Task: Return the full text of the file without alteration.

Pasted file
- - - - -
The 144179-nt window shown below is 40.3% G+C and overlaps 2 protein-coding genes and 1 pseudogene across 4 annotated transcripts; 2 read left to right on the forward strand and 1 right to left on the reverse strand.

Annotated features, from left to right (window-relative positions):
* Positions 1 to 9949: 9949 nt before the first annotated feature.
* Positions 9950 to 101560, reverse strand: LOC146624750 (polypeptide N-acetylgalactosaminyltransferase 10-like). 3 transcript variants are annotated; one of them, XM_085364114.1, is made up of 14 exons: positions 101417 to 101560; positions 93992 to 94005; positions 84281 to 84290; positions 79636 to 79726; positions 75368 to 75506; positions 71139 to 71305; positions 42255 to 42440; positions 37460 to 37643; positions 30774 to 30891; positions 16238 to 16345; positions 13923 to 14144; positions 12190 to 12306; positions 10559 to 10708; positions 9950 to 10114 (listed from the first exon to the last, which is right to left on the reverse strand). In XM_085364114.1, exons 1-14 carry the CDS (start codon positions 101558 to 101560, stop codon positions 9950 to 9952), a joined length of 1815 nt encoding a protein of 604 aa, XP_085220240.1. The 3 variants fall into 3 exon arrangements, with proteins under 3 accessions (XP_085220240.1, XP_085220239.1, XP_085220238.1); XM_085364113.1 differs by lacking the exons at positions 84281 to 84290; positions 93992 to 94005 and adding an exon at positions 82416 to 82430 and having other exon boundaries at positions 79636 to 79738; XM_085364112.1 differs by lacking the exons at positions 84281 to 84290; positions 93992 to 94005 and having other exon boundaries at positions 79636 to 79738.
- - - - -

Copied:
The 144179-nt window shown below is 40.3% G+C and overlaps 2 protein-coding genes and 1 pseudogene across 4 annotated transcripts; 2 read left to right on the forward strand and 1 right to left on the reverse strand.

Annotated features, from left to right (window-relative positions):
* Positions 1 to 9949: 9949 nt before the first annotated feature.
* Positions 9950 to 101560, reverse strand: LOC146624750 (polypeptide N-acetylgalactosaminyltransferase 10-like). 3 transcript variants are annotated; one of them, XM_085364114.1, is made up of 14 exons: positions 101417 to 101560; positions 93992 to 94005; positions 84281 to 84290; positions 79636 to 79726; positions 75368 to 75506; positions 71139 to 71305; positions 42255 to 42440; positions 37460 to 37643; positions 30774 to 30891; positions 16238 to 16345; positions 13923 to 14144; positions 12190 to 12306; positions 10559 to 10708; positions 9950 to 10114 (listed from the first exon to the last, which is right to left on the reverse strand). In XM_085364114.1, exons 1-14 carry the CDS (start codon positions 101558 to 101560, stop codon positions 9950 to 9952), a joined length of 1815 nt encoding a protein of 604 aa, XP_085220240.1. The 3 variants fall into 3 exon arrangements, with proteins under 3 accessions (XP_085220240.1, XP_085220239.1, XP_085220238.1); XM_085364113.1 differs by lacking the exons at positions 84281 to 84290; positions 93992 to 94005 and adding an exon at positions 82416 to 82430 and having other exon boundaries at positions 79636 to 79738; XM_085364112.1 differs by lacking the exons at positions 84281 to 84290; positions 93992 to 94005 and having other exon boundaries at positions 79636 to 79738.